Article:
SOUTH SUDAN (WAU), May 11 (ChinaMil) -- The 15th Chinese peacekeeping engineering detachment to South Sudan (Wau) rescued an armored vehicle and a military truck of the Nepalese peacekeeping detachment to South Sudan, which were trapped in the silt on May 8, 2017, local time.
On that day, the Nepalese peacekeeping detachment entered a muddy riverbank mistakenly on the way back to its campsite after completing its mission of escorting a United Nations (UN) vehicle fleet loaded with petrol, oil and lubricants (POL), and an armored vehicle was trapped in the silt.
As the water-soaked soil on the riverbank was very soft in the rainy season, a truck of the Nepalese peacekeeping detachment also got stuck in the mud while rescuing the trapped armored vehicle. Being in an unknown wild place without large machinery, the Nepalese detachment had to ask for help.
Trapped in a place nearly 100 kilometers away from the Kuajok Base of the United Nations Mission in South Sudan (UNMISS), far away from any towns and prone to local armed conflicts, the Nepalese detachment with limited provisions faced a very dangerous situation.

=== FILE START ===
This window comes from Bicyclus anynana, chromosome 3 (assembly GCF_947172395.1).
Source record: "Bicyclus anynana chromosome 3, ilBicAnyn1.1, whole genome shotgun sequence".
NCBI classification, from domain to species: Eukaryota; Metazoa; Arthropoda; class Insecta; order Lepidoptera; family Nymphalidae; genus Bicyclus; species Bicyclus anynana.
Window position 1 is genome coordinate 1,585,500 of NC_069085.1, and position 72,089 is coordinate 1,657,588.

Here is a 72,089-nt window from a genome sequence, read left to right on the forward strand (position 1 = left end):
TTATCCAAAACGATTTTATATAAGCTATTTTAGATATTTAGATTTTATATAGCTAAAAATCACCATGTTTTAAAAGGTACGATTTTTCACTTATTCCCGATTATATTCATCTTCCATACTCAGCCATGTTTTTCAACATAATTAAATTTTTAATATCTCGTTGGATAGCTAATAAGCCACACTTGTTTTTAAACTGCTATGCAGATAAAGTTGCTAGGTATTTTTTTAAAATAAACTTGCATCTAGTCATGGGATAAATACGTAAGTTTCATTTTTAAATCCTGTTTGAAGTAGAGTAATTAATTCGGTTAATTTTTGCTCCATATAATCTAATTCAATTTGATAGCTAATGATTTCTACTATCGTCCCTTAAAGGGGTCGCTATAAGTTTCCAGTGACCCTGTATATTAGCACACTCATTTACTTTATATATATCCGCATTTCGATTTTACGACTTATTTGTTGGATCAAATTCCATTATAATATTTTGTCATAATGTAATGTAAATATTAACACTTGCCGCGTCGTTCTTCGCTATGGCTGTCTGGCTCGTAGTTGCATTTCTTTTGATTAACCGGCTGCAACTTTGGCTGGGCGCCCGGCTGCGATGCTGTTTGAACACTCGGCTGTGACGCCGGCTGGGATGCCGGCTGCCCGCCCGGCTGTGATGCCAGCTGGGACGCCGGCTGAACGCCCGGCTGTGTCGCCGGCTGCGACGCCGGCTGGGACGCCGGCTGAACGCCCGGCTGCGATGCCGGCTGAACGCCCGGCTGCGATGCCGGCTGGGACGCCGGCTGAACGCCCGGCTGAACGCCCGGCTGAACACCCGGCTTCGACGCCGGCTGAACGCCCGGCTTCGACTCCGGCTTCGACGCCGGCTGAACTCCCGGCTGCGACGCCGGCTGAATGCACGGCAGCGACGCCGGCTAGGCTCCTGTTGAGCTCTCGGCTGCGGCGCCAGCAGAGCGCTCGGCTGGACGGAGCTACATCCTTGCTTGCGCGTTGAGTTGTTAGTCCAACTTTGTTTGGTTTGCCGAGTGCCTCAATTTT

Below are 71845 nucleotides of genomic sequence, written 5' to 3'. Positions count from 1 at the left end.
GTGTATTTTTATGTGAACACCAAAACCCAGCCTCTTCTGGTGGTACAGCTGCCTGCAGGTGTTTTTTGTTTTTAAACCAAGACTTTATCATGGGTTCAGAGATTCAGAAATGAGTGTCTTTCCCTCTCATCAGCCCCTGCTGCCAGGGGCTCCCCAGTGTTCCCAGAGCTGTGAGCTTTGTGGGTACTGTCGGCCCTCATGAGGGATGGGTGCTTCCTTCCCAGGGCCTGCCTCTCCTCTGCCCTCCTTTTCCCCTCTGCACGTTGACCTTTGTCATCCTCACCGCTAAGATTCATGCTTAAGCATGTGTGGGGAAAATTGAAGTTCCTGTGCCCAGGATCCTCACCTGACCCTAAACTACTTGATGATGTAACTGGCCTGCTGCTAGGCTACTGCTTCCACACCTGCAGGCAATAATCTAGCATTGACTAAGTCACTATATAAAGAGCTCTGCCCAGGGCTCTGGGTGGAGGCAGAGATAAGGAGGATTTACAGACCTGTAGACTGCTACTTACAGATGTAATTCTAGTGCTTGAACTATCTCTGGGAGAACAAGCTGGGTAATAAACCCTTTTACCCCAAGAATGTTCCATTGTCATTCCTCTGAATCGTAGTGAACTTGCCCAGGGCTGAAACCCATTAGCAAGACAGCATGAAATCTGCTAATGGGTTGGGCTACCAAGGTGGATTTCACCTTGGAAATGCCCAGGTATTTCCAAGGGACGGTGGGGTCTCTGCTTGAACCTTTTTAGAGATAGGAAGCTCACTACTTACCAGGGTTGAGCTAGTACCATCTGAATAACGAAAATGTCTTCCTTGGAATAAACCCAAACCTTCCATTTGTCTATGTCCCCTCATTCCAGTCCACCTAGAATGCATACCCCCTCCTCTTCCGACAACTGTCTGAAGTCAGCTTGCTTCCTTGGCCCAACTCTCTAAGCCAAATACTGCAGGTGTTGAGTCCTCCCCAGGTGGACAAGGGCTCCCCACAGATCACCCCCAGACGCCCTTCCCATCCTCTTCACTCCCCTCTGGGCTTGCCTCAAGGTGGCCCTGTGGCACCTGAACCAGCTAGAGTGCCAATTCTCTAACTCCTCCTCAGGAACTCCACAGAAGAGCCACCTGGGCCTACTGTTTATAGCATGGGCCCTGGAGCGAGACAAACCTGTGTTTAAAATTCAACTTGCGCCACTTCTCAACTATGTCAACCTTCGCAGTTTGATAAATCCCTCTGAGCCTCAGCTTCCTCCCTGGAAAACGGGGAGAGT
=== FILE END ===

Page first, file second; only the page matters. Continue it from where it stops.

After receiving an emergency rescue request from the Sector West Headquarters of the UNMISS, the Chinese peacekeeping engineering detachment started the rescue operation immediately.
After knowing the situation, Wang Naiqiang, commander of the 15th Chinese peacekeeping engineering detachment, ordered to send personnel including mechanical technician and repairmen with repair tools and equipment from the Chinese engineering detachment's base camp in Wau.
He also ordered to dispatch a flatbed trailer and a crawler excavator from the Chinese engineering troops stationed in Kuajok to the scene, where Zhu Chunfeng, chief engineer of the Chinese engineering detachment, organized the emergent rescue operation.
About 10 minutes later, the two stuck vehicles were pulled out of the mud. The Nepalese peacekeepers and local residents cheered loudly, and some of them also hugged the Chinese peacekeepers.
Chinese peacekeepers’ professional competence and responsibility won praise from Nepalese peacekeepers and local residents.